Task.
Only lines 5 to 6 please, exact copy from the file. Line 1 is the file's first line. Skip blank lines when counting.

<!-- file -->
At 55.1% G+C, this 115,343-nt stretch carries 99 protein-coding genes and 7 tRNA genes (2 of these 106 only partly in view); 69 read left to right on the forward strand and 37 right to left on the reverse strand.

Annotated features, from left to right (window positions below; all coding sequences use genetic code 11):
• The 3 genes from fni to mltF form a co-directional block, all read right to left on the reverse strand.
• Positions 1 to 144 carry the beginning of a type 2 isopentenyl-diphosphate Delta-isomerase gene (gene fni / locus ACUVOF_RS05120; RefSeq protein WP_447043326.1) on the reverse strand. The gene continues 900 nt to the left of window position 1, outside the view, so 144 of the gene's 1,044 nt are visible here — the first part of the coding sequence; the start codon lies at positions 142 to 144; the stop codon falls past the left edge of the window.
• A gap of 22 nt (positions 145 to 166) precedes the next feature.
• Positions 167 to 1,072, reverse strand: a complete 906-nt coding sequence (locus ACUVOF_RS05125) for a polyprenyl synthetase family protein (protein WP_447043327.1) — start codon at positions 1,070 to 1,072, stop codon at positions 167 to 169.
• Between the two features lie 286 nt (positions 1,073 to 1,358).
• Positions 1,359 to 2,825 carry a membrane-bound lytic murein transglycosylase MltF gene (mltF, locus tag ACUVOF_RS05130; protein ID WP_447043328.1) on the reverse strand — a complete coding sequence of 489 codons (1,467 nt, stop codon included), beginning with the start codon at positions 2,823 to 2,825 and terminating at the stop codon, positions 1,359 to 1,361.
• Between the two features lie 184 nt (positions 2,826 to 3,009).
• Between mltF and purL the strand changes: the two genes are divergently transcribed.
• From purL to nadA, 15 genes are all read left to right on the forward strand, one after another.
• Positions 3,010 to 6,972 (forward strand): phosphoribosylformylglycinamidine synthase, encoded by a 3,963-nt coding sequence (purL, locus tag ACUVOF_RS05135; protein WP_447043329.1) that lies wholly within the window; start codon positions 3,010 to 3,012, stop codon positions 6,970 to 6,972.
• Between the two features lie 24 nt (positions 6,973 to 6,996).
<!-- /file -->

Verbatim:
• A gap of 22 nt (positions 145 to 166) precedes the next feature.
• Positions 167 to 1,072, reverse strand: a complete 906-nt coding sequence (locus ACUVOF_RS05125) for a polyprenyl synthetase family protein (protein WP_447043327.1) — start codon at positions 1,070 to 1,072, stop codon at positions 167 to 169.